So that’s pretty much the evolution of the idea for the visuals and that obviously heavily influenced how I would shoot it. On top of having a miniscule budget, I had to figure out how to shoot with this doll and make it come to life but that’s another story.
How I came up with how to shoot it:
One of my best friends, photographer Tommy Agriodimas (agriodimas.com), was a groomsman at his sisters wedding which meant there would be sections of the wedding he would not be able to photograph himself. So he asked me to do the shooting when he was unavailable with the ceremony. On the eve of the wedding we were prepping the cameras. Tommy took a Nikon D200 and shot a quick burst of photographs. I was off doing something else, but I ll never forget how quickly my attention turned to Tommy when I heard a loud shutter open and close several times inside of a single second.
I said, whoa wait, do that again. When he did I tried to figure out how many images were being taken per second. I asked, how long can you do that for?, and he said “no idea, I’ve never tried it, let’s check.” We timed it. After several tests we were able to figure out a couple of things. Depending on the complexity of the image that was being shot, we could shoot somewhere between 12-16 seconds straight and get about 4 images per second.
Obviously 4 frames per second is just not going to achieve the proper fluid illusion of motion that 24 FPS provides. But one thing was clear. A single image taken with a D200 could look just as good as film, at less then a fraction of the price.
So I obsessed over how to bridge those ideas. Eventually I thought, if the camera is shooting at 4 FPS, but I told the talent to move in slow motion… as slowly as they can and then I played back the photographs at 24 FPS, how would it look?
So I put this theory to the test myself at home. I moved as slowly as possible. When I played back the footage at 24 FPS I smiled and said yes.
That’s how the basic idea evolved, but I could write a whole book on all the things that went wrong, how I fixed some, how I failed at others, the pipeline I built to manage all the photographs, the lucky breaks, the things you can’t work around with this method, how to teach actors to move slowly, how to get a doll to move slowly, and every day presented a new challenge.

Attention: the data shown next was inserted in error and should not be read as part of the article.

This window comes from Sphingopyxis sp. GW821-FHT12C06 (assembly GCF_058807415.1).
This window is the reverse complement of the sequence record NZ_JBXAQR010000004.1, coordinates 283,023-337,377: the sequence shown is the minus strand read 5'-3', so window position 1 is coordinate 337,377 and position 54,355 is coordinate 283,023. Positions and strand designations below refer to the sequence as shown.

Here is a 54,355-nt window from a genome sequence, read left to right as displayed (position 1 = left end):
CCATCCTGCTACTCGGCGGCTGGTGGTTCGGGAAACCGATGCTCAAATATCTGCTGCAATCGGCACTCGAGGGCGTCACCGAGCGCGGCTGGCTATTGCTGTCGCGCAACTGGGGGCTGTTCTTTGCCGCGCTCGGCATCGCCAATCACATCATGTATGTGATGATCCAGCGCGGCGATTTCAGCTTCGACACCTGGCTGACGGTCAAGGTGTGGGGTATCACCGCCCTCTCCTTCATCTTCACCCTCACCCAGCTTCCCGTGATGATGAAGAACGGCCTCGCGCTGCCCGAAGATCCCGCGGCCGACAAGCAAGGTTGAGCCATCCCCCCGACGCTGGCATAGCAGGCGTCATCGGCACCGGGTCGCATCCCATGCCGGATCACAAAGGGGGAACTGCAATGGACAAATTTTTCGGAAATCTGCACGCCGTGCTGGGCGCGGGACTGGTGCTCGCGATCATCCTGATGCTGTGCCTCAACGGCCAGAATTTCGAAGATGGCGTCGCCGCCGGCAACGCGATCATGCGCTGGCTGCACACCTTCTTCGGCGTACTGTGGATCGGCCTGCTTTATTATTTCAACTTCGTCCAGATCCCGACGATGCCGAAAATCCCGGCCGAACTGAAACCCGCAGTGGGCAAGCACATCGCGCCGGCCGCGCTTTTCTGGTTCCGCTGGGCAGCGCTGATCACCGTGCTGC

You can tell from the video that I got better at it with practice. The first couple of shots at the beginning of the video aren’t all that smooth. It was the first thing we shoot but by the last shot with the band I was able to convincingly get the lead singer to lip sync in slow motion. I think there are a couple of shots that look almost as smooth as film, but with an oddly interesting sense of motion.
Long Gone Music Video
Iain: Where did you find your locations and were there issues with daylight and continuity?
Cesar: I was very careful when storyboarding the music video to consider shooting locations. Just like I wouldn’t storyboard something inside of a volcano because I had no access to one, I didn’t storyboard anything I felt I had no access too.
I was able to successfully come up with a shooting concept that meant we wouldn’t spend a dime on cameras and lenses thanks to photographer Tommy Agriodimas (agriodimas.com) who was the Director of Photographer on Long Gone. Similarly I tried to keep our location spending to zero by using locations we had free access too. It wasn’t easy and we were forced to move around the shooting dates over and over again to make this possible.
Most of the money we spent went to lighting equipment. Maintaining daylight continuity was achieved with a combination of Tommy s keen eye on set, and the very significant amount of FX work and color grading I did in the many months of post production.